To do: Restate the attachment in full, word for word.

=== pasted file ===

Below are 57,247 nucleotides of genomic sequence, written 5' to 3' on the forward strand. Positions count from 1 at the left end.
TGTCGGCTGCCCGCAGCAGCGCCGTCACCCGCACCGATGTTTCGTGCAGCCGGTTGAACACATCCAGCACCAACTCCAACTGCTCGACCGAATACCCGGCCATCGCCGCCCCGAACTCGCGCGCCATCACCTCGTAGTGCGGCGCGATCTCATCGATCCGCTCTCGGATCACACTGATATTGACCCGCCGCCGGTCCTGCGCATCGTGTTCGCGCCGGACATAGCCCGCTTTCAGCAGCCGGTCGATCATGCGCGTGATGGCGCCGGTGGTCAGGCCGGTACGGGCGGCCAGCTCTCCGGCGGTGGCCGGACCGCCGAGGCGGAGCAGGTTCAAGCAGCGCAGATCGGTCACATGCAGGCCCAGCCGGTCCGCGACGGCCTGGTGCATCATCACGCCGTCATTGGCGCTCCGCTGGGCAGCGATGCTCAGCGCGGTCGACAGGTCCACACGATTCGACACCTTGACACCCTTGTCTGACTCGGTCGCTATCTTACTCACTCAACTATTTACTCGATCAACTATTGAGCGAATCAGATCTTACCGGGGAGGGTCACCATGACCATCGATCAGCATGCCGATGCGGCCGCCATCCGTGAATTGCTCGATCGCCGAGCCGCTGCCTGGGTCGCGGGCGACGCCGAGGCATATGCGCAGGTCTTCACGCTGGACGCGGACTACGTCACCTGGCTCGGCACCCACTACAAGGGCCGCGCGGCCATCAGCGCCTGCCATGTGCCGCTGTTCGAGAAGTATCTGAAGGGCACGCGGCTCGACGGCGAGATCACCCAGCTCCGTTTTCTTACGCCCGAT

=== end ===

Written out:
Below are 57,247 nucleotides of genomic sequence, written 5' to 3' on the forward strand. Positions count from 1 at the left end.
TGTCGGCTGCCCGCAGCAGCGCCGTCACCCGCACCGATGTTTCGTGCAGCCGGTTGAACACATCCAGCACCAACTCCAACTGCTCGACCGAATACCCGGCCATCGCCGCCCCGAACTCGCGCGCCATCACCTCGTAGTGCGGCGCGATCTCATCGATCCGCTCTCGGATCACACTGATATTGACCCGCCGCCGGTCCTGCGCATCGTGTTCGCGCCGGACATAGCCCGCTTTCAGCAGCCGGTCGATCATGCGCGTGATGGCGCCGGTGGTCAGGCCGGTACGGGCGGCCAGCTCTCCGGCGGTGGCCGGACCGCCGAGGCGGAGCAGGTTCAAGCAGCGCAGATCGGTCACATGCAGGCCCAGCCGGTCCGCGACGGCCTGGTGCATCATCACGCCGTCATTGGCGCTCCGCTGGGCAGCGATGCTCAGCGCGGTCGACAGGTCCACACGATTCGACACCTTGACACCCTTGTCTGACTCGGTCGCTATCTTACTCACTCAACTATTTACTCGATCAACTATTGAGCGAATCAGATCTTACCGGGGAGGGTCACCATGACCATCGATCAGCATGCCGATGCGGCCGCCATCCGTGAATTGCTCGATCGCCGAGCCGCTGCCTGGGTCGCGGGCGACGCCGAGGCATATGCGCAGGTCTTCACGCTGGACGCGGACTACGTCACCTGGCTCGGCACCCACTACAAGGGCCGCGCGGCCATCAGCGCCTGCCATGTGCCGCTGTTCGAGAAGTATCTGAAGGGCACGCGGCTCGACGGCGAGATCACCCAGCTCCGTTTTCTTACGCCCGAT